Victoria moves to introduce default $50 loss limit on poker machines

<span>Under the deal, a gambler would have a default daily loss limit set at $50 when using poker machines in Victoria.</span><span>Photograph: Loren Elliott/Reuters</span>
Under the deal, a gambler would have a default daily loss limit set at $50 when using poker machines in Victoria.Photograph: Loren Elliott/Reuters

A default $50 daily limit on poker machine losses is set to be introduced in Victoria, and an overhaul of a much-criticised tax break for gambling venues considered, as part of a deal struck between the Labor government and the Greens.

The Greens said they had secured the commitments in exchange for their support of the government’s Victorian Responsible Gambling Foundation repeal and advisory councils bill. The bill was debated in the upper house on Thursday and passed with the Greens’ amendment. It now will return to the lower house.

Under the commitment, a default loss limit of $50 will be set – which could then be changed by a gambler under the pre-commitment scheme – when Victoria introduces a mandatory carded-play system for all of the state’s poker machines.

The government had last year said the “load limit” – the maximum amount of money an individual can put into a gambling machine at a time – would be cut from $1,000 to $100.

“I can confirm that the Victorian government will adopt a new mandatory pre-commitment system for clubs and hotels, and it will have a suggested daily loss limit of $50, consistent with your suggestion,” the gaming minister, Melissa Horne, wrote to Greens MP Katherine Copsey, in a letter seen by Guardian Australia.

In her letter, Horne described the changes as the “strongest suite of reforms that will comprehensively change the way gambling is conducted in this state”.

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She did not provide a timeline for when the state will move to the mandatory carded-play system, which will require legislation, but said the government was consulting with gambling experts, and industry and community groups on the reforms.

The community benefits scheme, meanwhile, allows gambling machine revenue to be taxed at a lower rate, provided some gambling revenue was invested back into the community. To claim the subsidy, venues are required to lodge a statement that shows how they are benefiting the community, either directly or indirectly.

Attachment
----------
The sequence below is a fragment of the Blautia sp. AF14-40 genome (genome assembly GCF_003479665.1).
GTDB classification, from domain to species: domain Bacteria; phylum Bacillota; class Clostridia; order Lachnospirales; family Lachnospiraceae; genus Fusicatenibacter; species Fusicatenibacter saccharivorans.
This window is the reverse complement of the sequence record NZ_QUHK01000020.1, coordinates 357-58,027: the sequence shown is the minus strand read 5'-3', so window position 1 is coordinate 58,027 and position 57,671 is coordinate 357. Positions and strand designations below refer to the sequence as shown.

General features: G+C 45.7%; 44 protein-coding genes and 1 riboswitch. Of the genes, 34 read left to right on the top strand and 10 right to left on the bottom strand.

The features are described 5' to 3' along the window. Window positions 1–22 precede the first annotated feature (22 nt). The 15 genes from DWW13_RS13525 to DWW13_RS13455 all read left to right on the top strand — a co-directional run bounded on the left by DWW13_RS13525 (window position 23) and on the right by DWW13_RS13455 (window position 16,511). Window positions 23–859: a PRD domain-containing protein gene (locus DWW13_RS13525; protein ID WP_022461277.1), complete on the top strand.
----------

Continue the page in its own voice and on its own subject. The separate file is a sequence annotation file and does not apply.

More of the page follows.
But Guardian Australia has previously reported money has been reinvested into the clubs’ own operating costs and upgrades, rather than going to charities.

Foxtel subscriptions, cleaning products, gardening and laundry services, free soft drink promotions for children and member promotions have all been claimed as “indirect community benefits”, leading a parliamentary inquiry last year to recommend it be overhauled.

In her letter, Horne said: “I agree that the system is in need of an overhaul and I invite you to participate in the process to identify improvements to the scheme, including a joint meeting with myself and gambling harm reduction stakeholders”.

Copsey said urged the government to act on the commitments immediately.

“The government needs to implement meaningful gambling harm reforms without delay and the Greens are pleased to have secured a commitment to a $50 daily default loss limit,” she said.

“This practical reform will have a real impact in curbing the horrible impacts predatory poker machines have on Victorians.”

The Victorian Responsible Gambling Foundation repeal and advisory councils bill dissolves the state agency from 1 July.

It has said its prevention and programs functions, including Gambler’s Help, will be transferred to the department of health, while gambling harm awareness and prevention functions, including public campaigns, will be transferred to the Victorian Gambling and Casino Control Commission.

• In Australia, Gambling Help Online is available on 1800 858 858. The National Debt Helpline is at 1800 007 007. In the UK, support for problem gambling can be found via the NHS National Problem Gambling Clinic on 020 7381 7722, or GamCare on 0808 8020 133. In the US, call the National Council on Problem Gambling at 800-GAMBLER or text 800GAM.